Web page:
2. Valve lift.

3. The average or maximum velocity of the valve at opening or closing. This is also referred to as curve steepness of the valve lift curve.

In an engine having fully variable valve gears, as is described in the MTZ 60 (1999) 7/8, pages 479-485, the gas-exchange valves may be controlled directly and actuated by electromagnetic or electro-hydraulic valve actuators, for example. In particular, the cylinder charge may be metered solely through the appropriate controlling of the valves, the use of a throttle valve not being required. By reducing throttling losses, i.e., the pumping action of the engine, the engine efficiency may be increased and the specific consumption may thereby be reduced. Engines dethrottled in this manner may present a problem in that the conditions for the external mixture formation in the intake manifold may be more difficult. In engines controlled by throttle valves, a vacuum pressure may exist in the intake manifold, except in the case of a full load, which may allow a desirable vaporization of the fuel normally injected in the vicinity of the intake valves. In the case of a dethrottled engine, however, ambient pressure practically prevails in the intake manifold, causing a marked reduction in the vaporization rate and a corresponding increase in the fluid fuel portion (wall film). This may have a serious effect when the engine is cold, i.e., at cold start and during the subsequent warm-up phase. For instance, the control strategy of “early intake—closing” which may be desirable in partial load operation when the engine is warm (cf. MTZ 60 (1999) 7/8) may turn out to be undesirable in a cold engine since fuel, partly in liquid form, may be drawn into the combustion chamber and not sufficiently processed, i.e., vaporized and homogenized together with the air, by the time ignition occurs. Moreover, by the early closing of the intake valves and due to the cooling of the cylinder charge during the subsequent expansion, fuel that has already evaporated may condense in the vicinity of bottom dead center of the piston. Under such conditions, the combustion quality, running smoothness, fuel consumption and the pollutant concentration in the exhaust gas may be correspondingly poor. In such timing of the intake valves, which is intended to reduce throttle losses to the greatest possible extent, these are opened near the piston's top dead center and, given a partial load, are closed early, i.e., before bottom dead center.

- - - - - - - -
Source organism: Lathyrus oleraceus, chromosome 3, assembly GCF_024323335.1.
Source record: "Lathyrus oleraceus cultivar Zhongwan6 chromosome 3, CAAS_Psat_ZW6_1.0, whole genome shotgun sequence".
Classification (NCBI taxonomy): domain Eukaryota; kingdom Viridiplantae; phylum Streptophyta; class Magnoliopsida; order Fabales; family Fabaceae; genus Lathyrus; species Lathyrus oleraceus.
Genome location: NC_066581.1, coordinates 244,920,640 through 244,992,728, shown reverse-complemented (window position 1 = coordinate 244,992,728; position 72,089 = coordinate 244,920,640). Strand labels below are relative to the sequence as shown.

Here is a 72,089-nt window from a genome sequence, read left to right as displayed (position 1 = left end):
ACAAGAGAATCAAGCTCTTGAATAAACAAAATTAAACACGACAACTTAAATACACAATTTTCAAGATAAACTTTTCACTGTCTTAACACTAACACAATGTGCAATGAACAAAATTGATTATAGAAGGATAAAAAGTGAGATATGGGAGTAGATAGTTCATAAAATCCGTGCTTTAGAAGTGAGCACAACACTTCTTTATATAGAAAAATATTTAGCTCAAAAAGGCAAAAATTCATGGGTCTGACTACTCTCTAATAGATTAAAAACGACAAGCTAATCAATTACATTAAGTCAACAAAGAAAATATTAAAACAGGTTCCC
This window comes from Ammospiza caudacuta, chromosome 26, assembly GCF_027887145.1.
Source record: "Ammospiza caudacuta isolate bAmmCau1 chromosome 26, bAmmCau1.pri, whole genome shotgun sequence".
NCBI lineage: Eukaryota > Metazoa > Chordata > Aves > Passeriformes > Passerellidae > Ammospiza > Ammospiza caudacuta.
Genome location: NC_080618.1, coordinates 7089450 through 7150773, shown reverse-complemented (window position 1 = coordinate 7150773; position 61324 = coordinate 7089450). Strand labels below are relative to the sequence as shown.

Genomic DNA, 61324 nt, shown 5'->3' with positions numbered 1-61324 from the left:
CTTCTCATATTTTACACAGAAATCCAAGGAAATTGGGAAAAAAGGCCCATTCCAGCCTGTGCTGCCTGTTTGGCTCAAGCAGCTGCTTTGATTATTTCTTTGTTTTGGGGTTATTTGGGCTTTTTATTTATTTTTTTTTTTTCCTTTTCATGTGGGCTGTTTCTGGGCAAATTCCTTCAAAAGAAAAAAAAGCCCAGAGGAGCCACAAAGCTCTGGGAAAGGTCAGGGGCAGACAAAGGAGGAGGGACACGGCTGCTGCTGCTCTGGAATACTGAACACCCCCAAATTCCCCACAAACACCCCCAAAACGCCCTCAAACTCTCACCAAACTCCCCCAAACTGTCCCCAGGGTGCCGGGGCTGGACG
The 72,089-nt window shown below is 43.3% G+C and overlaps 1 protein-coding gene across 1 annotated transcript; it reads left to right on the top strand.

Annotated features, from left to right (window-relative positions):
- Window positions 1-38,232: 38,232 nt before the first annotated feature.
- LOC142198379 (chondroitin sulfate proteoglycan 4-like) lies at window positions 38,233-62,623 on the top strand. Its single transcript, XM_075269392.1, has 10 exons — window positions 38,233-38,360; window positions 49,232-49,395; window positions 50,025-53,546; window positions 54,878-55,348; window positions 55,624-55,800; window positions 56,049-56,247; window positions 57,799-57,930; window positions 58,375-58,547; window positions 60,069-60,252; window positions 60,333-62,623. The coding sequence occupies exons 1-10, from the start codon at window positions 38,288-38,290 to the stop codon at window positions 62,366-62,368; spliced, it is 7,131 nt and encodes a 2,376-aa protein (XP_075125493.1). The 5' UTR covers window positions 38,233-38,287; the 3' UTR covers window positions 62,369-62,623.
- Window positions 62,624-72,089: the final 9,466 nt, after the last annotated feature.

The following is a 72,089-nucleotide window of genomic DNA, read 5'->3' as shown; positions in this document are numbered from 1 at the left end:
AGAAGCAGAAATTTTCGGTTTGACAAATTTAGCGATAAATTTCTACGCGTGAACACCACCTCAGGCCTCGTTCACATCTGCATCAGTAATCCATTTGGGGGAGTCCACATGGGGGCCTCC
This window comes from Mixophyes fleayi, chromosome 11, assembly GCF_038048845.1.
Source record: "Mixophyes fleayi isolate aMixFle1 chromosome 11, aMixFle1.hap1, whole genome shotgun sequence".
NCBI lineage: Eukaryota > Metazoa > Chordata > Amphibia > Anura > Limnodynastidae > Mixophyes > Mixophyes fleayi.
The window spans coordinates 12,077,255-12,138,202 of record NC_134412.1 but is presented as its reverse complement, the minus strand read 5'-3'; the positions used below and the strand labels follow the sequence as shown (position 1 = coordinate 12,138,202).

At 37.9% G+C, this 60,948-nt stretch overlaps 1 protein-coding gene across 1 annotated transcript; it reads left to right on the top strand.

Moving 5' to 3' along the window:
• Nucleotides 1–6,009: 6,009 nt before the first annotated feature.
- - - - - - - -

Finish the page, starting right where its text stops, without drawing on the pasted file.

With respect to the control strategy used for the gas-exchange valves, the following two conventional measures may improve the mixture formation and carburetion in a choke-free spark-ignition engine:

1. An intake-guided exhaust-gas recirculation, where residual gas is discharged via the intake valves and reaspirated. This internal recirculation of residual gas is described, for instance, in M. Pischinger, J. Hagen, W. Salber, T. Esch: Möglichkeiten der ottomotorischen Prozessführung bei Verwendung des elektromechanischen Ventiltriebs, 7. Aachener Kolloquium Fahrzeug—und Motorentechnik, 1998, p. 987-1015.

2. Delayed opening of the intake valves, as it is described from the previously cited publication.

The two mentioned conventional methods may have the effect of lowering the pollutant concentration of the raw exhaust gases during warm-up of the engine. Furthermore, the method of internal recirculation of residual gas also may have this effect in engines at operating temperature. It may be important to reduce the pollutant concentration of the raw exhaust gas during the warm-up phase, such as, for example, in the early phase of warm-up during which the light-off temperature of the catalytic converter has not yet been reached and the catalytic converter may thus be only able to filter or convert the pollutants to a very limited degree.